List of places on land with elevations below sea level

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This is a list of places below mean sea level that are on land.

Places in tunnels, mines, basements, dug holes (also with open sky), under water, under ice, or existing temporarily as a result of ebbing of sea tide etc. are not included. Places where seawater and rainwater is pumped away are included. Fully natural places below sea level require a dry climate; otherwise, rain would exceed evaporation and fill the area.

All figures are in meters below sea level, arranged by depth, lowest first:

Africa[edit]

Antarctica[edit]

Asia[edit]

Europe[edit]

Areas of the Netherlands located below sea level (right) compared to dry land (left).

North America[edit]

Sea level sign (2/3 of the way up the cliff face) above Badwater Basin, Death Valley National Park, USA

Oceania[edit]

  • Lake Eyre, Australia, −16 m (−52 ft), lowest land in Australia
  • Lake Frome, Australia, −6 m (−20 ft)
  • Taieri Plain, New Zealand, −2 m (−7 ft)

South America[edit]

Historic and ice-covered areas[edit]

Deeper and larger than any of the trenches in the list above is the Bentley Subglacial Trench in Antarctica, at a depth of 2,540 m (8,330 ft). It is subglacial, meaning that it is permanently covered by the largest ice cap in the world. Therefore, it is not included in any list on the page. If the ice melted it would be covered by sea.

The biggest dry land area below sea level that has been known to exist in the geological past, as measured by continuous volume of atmospheric air below sea level, was the dry bed of the Mediterranean Sea in the late Miocene period during the Messinian salinity crisis.

See also[edit]

References[edit]

  1. ^ "News Story – Bedmap2 gives scientists a more detailed view of Antarctica's landmass". News Story – Bedmap2 gives scientists a more detailed view of Antarctica’s landmass. NERC BASS. 8 March 2013. Retrieved 1 May 2015.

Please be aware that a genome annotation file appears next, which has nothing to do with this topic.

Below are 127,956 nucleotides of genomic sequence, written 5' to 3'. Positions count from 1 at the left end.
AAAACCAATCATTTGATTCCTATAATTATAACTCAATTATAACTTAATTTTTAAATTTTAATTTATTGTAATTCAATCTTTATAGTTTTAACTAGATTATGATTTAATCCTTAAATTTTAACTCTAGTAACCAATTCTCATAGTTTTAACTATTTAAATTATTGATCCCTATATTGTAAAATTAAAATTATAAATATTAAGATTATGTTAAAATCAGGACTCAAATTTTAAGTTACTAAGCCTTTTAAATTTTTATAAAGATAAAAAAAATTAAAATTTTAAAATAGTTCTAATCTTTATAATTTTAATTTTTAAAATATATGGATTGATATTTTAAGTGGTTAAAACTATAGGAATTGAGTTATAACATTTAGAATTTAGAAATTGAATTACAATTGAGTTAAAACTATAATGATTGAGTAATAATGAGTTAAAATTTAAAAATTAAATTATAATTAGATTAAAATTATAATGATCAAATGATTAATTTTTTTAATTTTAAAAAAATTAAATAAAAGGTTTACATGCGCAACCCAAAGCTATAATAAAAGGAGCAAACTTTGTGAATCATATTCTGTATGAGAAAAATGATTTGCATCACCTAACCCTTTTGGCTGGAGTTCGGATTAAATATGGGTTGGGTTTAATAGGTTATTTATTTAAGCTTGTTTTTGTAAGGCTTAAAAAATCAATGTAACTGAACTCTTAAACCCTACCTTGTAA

2. ^ Jonathan Amos (December 12, 2019). "Denman Glacier: Deepest point on land found in Antarctica". BBC. Retrieved December 13, 2019.
  3. ^ Mathieu Morlighem; Eric Rignot; Tobias Binder; Donald Blankenship; Reinhard Drews; Graeme Eagles; Olaf Eisen; Fausto Ferraccioli; René Forsberg; Peter Fretwell; Vikram Goel; Jamin S. Greenbaum; Hilmar Gudmundsson; Jingxue Guo; Veit Helm; Coen Hofstede; Ian Howat; Angelika Humbert; Wilfried Jokat; Nanna B. Karlsson; Won Sang Lee; Kenichi Matsuoka; Romain Millan; Jeremie Mouginot; John Paden; Frank Pattyn; Jason Roberts; Sebastian Rosier; Antonia Ruppel; Helene Seroussi; Emma C. Smith; Daniel Steinhage; Bo Sun; Michiel R. van den Broeke; Tas D. van Ommen; Melchior van Wessem; Duncan A. Young (2019-12-12). "Deep glacial troughs and stabilizing ridges unveiled beneath the margins of the Antarctic ice sheet". Nature Geoscience. doi:10.1038/s41561-019-0510-8. Retrieved 2019-12-13.
  4. ^ Scheffel, Richard L.; Wernet, Susan J., eds. (1980). Natural Wonders of the World. United States of America: Reader's Digest Association, Inc. p. 378. ISBN 0-89577-087-3.

External links[edit]